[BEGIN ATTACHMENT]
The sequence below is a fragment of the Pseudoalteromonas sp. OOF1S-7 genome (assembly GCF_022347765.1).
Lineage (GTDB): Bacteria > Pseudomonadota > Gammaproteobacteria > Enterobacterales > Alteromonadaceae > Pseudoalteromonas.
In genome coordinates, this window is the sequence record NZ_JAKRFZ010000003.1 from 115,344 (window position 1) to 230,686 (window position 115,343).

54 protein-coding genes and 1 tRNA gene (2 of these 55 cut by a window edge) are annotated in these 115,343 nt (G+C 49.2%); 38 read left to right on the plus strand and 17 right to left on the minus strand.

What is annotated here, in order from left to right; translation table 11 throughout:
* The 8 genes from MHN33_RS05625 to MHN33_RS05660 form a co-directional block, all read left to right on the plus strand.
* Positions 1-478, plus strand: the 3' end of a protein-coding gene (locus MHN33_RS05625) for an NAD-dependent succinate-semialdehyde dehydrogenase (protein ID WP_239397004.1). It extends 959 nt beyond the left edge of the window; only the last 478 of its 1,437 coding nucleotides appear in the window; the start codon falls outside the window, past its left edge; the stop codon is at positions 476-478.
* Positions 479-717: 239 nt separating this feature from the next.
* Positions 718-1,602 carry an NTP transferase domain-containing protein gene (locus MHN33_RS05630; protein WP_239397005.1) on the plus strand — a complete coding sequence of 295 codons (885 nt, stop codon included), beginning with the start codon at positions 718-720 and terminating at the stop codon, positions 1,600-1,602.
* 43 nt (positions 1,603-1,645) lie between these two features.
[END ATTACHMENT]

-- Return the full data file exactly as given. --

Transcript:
The sequence below is a fragment of the Pseudoalteromonas sp. OOF1S-7 genome (assembly GCF_022347765.1).
Lineage (GTDB): Bacteria > Pseudomonadota > Gammaproteobacteria > Enterobacterales > Alteromonadaceae > Pseudoalteromonas.
In genome coordinates, this window is the sequence record NZ_JAKRFZ010000003.1 from 115,344 (window position 1) to 230,686 (window position 115,343).

54 protein-coding genes and 1 tRNA gene (2 of these 55 cut by a window edge) are annotated in these 115,343 nt (G+C 49.2%); 38 read left to right on the plus strand and 17 right to left on the minus strand.

What is annotated here, in order from left to right; translation table 11 throughout:
* The 8 genes from MHN33_RS05625 to MHN33_RS05660 form a co-directional block, all read left to right on the plus strand.
* Positions 1-478, plus strand: the 3' end of a protein-coding gene (locus MHN33_RS05625) for an NAD-dependent succinate-semialdehyde dehydrogenase (protein ID WP_239397004.1). It extends 959 nt beyond the left edge of the window; only the last 478 of its 1,437 coding nucleotides appear in the window; the start codon falls outside the window, past its left edge; the stop codon is at positions 476-478.
* Positions 479-717: 239 nt separating this feature from the next.
* Positions 718-1,602 carry an NTP transferase domain-containing protein gene (locus MHN33_RS05630; protein WP_239397005.1) on the plus strand — a complete coding sequence of 295 codons (885 nt, stop codon included), beginning with the start codon at positions 718-720 and terminating at the stop codon, positions 1,600-1,602.
* 43 nt (positions 1,603-1,645) lie between these two features.